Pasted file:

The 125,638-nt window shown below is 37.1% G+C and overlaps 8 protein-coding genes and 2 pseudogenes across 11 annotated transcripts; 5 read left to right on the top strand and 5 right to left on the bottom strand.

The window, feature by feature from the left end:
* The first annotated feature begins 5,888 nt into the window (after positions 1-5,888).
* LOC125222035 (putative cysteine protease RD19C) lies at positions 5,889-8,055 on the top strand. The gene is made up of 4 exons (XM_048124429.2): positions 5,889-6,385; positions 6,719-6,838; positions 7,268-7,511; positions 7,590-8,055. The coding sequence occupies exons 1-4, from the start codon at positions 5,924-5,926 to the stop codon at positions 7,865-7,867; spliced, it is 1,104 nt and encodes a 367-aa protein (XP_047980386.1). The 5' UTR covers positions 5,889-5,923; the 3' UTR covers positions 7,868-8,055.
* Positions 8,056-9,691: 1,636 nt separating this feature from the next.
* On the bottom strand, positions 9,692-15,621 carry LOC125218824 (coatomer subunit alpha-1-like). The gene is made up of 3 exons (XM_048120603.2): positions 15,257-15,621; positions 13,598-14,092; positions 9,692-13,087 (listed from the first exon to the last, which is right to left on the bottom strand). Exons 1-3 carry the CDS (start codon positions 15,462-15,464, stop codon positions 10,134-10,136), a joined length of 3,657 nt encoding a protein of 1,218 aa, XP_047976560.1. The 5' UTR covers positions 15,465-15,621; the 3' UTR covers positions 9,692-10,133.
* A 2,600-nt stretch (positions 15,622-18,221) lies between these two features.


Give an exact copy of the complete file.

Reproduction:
The 125,638-nt window shown below is 37.1% G+C and overlaps 8 protein-coding genes and 2 pseudogenes across 11 annotated transcripts; 5 read left to right on the top strand and 5 right to left on the bottom strand.

The window, feature by feature from the left end:
* The first annotated feature begins 5,888 nt into the window (after positions 1-5,888).
* LOC125222035 (putative cysteine protease RD19C) lies at positions 5,889-8,055 on the top strand. The gene is made up of 4 exons (XM_048124429.2): positions 5,889-6,385; positions 6,719-6,838; positions 7,268-7,511; positions 7,590-8,055. The coding sequence occupies exons 1-4, from the start codon at positions 5,924-5,926 to the stop codon at positions 7,865-7,867; spliced, it is 1,104 nt and encodes a 367-aa protein (XP_047980386.1). The 5' UTR covers positions 5,889-5,923; the 3' UTR covers positions 7,868-8,055.
* Positions 8,056-9,691: 1,636 nt separating this feature from the next.
* On the bottom strand, positions 9,692-15,621 carry LOC125218824 (coatomer subunit alpha-1-like). The gene is made up of 3 exons (XM_048120603.2): positions 15,257-15,621; positions 13,598-14,092; positions 9,692-13,087 (listed from the first exon to the last, which is right to left on the bottom strand). Exons 1-3 carry the CDS (start codon positions 15,462-15,464, stop codon positions 10,134-10,136), a joined length of 3,657 nt encoding a protein of 1,218 aa, XP_047976560.1. The 5' UTR covers positions 15,465-15,621; the 3' UTR covers positions 9,692-10,133.
* A 2,600-nt stretch (positions 15,622-18,221) lies between these two features.